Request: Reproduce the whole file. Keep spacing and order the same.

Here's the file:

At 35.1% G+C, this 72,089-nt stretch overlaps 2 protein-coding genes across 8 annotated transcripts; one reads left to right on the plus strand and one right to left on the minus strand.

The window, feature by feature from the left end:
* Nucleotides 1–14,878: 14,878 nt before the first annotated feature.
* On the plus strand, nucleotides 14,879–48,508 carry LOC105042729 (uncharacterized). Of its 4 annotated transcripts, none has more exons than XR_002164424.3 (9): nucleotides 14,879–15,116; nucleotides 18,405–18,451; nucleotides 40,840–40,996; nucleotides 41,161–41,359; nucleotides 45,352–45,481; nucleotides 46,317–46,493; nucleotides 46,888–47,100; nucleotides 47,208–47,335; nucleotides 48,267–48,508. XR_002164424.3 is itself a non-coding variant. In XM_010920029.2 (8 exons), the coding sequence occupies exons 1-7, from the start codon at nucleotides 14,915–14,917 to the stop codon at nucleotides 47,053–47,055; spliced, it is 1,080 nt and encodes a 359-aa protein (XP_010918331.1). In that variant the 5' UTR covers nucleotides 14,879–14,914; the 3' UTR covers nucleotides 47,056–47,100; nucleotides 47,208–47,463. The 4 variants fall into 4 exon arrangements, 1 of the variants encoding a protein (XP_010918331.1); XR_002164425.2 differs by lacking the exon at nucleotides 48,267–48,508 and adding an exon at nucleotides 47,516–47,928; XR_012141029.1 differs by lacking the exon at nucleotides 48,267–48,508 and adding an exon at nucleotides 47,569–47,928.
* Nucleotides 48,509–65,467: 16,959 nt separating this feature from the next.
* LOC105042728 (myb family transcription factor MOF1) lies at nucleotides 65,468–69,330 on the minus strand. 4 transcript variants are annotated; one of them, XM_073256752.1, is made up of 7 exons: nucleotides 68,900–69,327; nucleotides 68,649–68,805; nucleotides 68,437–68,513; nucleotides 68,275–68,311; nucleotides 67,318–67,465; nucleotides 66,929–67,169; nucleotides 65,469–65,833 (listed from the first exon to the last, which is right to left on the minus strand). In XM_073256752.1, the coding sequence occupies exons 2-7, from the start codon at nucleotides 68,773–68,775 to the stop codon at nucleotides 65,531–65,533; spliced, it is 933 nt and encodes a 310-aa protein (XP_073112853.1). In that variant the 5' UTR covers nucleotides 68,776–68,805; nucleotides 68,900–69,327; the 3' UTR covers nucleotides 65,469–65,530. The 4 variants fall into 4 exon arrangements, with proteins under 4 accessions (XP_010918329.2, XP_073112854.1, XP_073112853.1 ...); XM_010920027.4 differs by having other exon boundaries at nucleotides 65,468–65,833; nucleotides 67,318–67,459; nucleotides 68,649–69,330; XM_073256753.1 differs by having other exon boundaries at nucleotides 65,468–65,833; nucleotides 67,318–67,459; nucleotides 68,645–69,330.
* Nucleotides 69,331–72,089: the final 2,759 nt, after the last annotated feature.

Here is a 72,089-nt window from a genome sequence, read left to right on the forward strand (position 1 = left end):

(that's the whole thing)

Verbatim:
At 35.1% G+C, this 72,089-nt stretch overlaps 2 protein-coding genes across 8 annotated transcripts; one reads left to right on the plus strand and one right to left on the minus strand.

The window, feature by feature from the left end:
* Nucleotides 1–14,878: 14,878 nt before the first annotated feature.
* On the plus strand, nucleotides 14,879–48,508 carry LOC105042729 (uncharacterized). Of its 4 annotated transcripts, none has more exons than XR_002164424.3 (9): nucleotides 14,879–15,116; nucleotides 18,405–18,451; nucleotides 40,840–40,996; nucleotides 41,161–41,359; nucleotides 45,352–45,481; nucleotides 46,317–46,493; nucleotides 46,888–47,100; nucleotides 47,208–47,335; nucleotides 48,267–48,508. XR_002164424.3 is itself a non-coding variant. In XM_010920029.2 (8 exons), the coding sequence occupies exons 1-7, from the start codon at nucleotides 14,915–14,917 to the stop codon at nucleotides 47,053–47,055; spliced, it is 1,080 nt and encodes a 359-aa protein (XP_010918331.1). In that variant the 5' UTR covers nucleotides 14,879–14,914; the 3' UTR covers nucleotides 47,056–47,100; nucleotides 47,208–47,463. The 4 variants fall into 4 exon arrangements, 1 of the variants encoding a protein (XP_010918331.1); XR_002164425.2 differs by lacking the exon at nucleotides 48,267–48,508 and adding an exon at nucleotides 47,516–47,928; XR_012141029.1 differs by lacking the exon at nucleotides 48,267–48,508 and adding an exon at nucleotides 47,569–47,928.
* Nucleotides 48,509–65,467: 16,959 nt separating this feature from the next.
* LOC105042728 (myb family transcription factor MOF1) lies at nucleotides 65,468–69,330 on the minus strand. 4 transcript variants are annotated; one of them, XM_073256752.1, is made up of 7 exons: nucleotides 68,900–69,327; nucleotides 68,649–68,805; nucleotides 68,437–68,513; nucleotides 68,275–68,311; nucleotides 67,318–67,465; nucleotides 66,929–67,169; nucleotides 65,469–65,833 (listed from the first exon to the last, which is right to left on the minus strand). In XM_073256752.1, the coding sequence occupies exons 2-7, from the start codon at nucleotides 68,773–68,775 to the stop codon at nucleotides 65,531–65,533; spliced, it is 933 nt and encodes a 310-aa protein (XP_073112853.1). In that variant the 5' UTR covers nucleotides 68,776–68,805; nucleotides 68,900–69,327; the 3' UTR covers nucleotides 65,469–65,530. The 4 variants fall into 4 exon arrangements, with proteins under 4 accessions (XP_010918329.2, XP_073112854.1, XP_073112853.1 ...); XM_010920027.4 differs by having other exon boundaries at nucleotides 65,468–65,833; nucleotides 67,318–67,459; nucleotides 68,649–69,330; XM_073256753.1 differs by having other exon boundaries at nucleotides 65,468–65,833; nucleotides 67,318–67,459; nucleotides 68,645–69,330.
* Nucleotides 69,331–72,089: the final 2,759 nt, after the last annotated feature.

Here is a 72,089-nt window from a genome sequence, read left to right on the forward strand (position 1 = left end):